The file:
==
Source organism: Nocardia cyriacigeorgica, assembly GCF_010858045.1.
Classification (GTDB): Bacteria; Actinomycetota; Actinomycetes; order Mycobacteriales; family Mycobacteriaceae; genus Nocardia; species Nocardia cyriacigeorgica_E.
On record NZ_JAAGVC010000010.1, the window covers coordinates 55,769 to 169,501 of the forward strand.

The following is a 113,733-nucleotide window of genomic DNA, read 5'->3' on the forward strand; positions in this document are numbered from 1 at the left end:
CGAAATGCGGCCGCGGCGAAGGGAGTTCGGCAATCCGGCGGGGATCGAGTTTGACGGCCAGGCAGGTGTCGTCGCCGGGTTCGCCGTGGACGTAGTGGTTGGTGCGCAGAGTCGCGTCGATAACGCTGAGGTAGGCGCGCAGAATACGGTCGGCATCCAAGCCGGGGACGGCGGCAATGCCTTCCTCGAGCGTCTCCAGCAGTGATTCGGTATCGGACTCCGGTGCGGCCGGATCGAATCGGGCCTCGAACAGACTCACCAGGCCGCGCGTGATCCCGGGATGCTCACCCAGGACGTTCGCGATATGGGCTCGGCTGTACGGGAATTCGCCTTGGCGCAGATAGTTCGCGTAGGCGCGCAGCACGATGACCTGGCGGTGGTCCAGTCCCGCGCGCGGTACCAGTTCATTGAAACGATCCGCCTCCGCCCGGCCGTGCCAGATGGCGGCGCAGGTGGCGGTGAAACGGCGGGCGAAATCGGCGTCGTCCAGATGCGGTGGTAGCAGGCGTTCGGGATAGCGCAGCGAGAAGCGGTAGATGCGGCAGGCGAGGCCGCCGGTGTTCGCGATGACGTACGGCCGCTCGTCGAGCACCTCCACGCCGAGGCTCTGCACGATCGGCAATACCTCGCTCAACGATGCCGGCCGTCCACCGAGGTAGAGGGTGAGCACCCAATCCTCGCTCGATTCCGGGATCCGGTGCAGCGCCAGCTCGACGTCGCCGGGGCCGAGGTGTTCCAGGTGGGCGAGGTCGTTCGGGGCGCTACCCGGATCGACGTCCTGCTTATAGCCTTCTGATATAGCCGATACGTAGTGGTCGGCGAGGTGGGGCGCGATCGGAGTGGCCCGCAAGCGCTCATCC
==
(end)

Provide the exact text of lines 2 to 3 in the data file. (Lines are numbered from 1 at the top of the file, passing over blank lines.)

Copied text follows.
Classification (GTDB): Bacteria; Actinomycetota; Actinomycetes; order Mycobacteriales; family Mycobacteriaceae; genus Nocardia; species Nocardia cyriacigeorgica_E.
On record NZ_JAAGVC010000010.1, the window covers coordinates 55,769 to 169,501 of the forward strand.